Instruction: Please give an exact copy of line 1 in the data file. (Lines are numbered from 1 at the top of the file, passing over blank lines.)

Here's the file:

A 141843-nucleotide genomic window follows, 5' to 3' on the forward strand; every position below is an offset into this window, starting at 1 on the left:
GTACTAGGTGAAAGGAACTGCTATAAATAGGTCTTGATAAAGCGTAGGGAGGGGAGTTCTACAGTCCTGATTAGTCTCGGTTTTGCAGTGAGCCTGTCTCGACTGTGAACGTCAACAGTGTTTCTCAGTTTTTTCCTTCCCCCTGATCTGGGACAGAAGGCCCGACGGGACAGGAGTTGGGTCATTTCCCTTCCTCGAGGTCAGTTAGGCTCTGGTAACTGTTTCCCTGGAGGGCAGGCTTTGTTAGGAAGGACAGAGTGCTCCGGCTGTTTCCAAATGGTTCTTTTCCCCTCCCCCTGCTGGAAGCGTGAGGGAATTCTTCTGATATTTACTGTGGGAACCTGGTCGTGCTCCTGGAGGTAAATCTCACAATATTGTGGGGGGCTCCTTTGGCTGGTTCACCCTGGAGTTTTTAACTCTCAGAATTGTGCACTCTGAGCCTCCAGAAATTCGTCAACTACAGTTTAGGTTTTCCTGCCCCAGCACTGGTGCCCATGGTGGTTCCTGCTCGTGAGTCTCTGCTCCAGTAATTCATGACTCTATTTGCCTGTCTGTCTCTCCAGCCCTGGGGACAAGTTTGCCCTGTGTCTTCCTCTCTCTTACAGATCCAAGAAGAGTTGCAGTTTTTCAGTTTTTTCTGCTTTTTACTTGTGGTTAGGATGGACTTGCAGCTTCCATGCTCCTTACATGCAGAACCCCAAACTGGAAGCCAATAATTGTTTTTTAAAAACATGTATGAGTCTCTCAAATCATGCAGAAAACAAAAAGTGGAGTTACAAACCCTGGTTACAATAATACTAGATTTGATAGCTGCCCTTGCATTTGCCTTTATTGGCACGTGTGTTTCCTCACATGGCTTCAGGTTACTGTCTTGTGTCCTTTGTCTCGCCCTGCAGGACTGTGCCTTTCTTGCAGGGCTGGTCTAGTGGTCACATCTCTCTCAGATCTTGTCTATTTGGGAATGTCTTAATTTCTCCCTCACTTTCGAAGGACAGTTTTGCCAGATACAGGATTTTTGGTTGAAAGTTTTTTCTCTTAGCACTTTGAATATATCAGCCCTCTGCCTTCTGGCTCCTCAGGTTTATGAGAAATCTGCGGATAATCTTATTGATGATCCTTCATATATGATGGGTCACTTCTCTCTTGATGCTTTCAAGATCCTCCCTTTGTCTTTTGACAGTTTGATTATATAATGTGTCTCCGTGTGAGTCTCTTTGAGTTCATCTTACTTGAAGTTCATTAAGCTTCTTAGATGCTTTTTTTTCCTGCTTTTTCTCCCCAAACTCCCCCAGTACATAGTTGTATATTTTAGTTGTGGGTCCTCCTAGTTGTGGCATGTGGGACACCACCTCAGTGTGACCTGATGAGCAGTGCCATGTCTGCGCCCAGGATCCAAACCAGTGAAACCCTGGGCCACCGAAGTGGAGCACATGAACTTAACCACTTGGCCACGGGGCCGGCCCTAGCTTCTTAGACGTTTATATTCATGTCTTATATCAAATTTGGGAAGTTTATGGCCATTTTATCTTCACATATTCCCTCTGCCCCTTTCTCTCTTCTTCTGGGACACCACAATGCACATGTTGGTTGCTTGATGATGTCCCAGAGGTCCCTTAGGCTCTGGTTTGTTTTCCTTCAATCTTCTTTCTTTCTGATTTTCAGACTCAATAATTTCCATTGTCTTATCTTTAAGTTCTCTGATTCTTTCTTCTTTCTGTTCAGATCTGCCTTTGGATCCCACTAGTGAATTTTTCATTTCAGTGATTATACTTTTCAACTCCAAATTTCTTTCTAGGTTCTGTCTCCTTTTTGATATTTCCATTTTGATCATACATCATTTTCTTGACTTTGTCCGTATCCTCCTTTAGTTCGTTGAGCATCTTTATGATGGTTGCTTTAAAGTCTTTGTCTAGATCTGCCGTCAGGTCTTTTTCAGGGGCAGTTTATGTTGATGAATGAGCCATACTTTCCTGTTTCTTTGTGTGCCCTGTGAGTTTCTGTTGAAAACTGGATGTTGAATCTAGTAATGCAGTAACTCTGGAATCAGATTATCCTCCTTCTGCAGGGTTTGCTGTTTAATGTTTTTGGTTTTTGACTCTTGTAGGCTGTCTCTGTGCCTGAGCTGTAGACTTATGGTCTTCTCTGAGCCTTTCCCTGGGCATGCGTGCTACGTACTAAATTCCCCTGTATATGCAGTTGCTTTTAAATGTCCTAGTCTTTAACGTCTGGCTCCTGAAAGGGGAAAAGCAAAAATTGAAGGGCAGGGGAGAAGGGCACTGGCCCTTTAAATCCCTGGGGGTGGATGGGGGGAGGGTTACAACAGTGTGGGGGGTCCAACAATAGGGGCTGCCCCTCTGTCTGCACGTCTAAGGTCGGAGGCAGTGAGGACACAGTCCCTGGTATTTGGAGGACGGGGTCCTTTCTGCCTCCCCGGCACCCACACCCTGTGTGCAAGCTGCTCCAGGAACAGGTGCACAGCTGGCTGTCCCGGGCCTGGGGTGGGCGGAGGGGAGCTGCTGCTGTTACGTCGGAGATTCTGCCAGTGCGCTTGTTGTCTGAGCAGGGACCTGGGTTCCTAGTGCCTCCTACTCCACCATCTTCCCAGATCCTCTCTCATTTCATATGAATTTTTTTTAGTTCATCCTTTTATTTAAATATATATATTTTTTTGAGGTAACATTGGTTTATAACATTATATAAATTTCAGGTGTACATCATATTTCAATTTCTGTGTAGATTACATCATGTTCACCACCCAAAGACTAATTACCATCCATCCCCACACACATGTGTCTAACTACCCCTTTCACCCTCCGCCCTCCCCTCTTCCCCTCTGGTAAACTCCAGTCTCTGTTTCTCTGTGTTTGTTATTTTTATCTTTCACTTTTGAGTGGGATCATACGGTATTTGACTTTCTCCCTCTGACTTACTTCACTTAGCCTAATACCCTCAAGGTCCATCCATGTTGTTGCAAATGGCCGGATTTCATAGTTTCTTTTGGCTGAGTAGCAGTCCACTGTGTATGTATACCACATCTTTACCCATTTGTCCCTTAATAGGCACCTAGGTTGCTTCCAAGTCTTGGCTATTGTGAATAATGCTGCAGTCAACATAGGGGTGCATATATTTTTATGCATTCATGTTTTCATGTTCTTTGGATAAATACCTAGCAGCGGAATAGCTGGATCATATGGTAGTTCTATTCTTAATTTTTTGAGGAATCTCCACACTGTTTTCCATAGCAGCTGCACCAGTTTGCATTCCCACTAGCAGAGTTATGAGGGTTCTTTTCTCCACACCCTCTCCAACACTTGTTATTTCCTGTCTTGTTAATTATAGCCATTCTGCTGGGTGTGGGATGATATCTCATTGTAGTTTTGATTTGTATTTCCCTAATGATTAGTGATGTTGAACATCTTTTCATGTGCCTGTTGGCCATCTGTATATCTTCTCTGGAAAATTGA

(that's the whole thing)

A 141843-nucleotide genomic window follows, 5' to 3' on the forward strand; every position below is an offset into this window, starting at 1 on the left: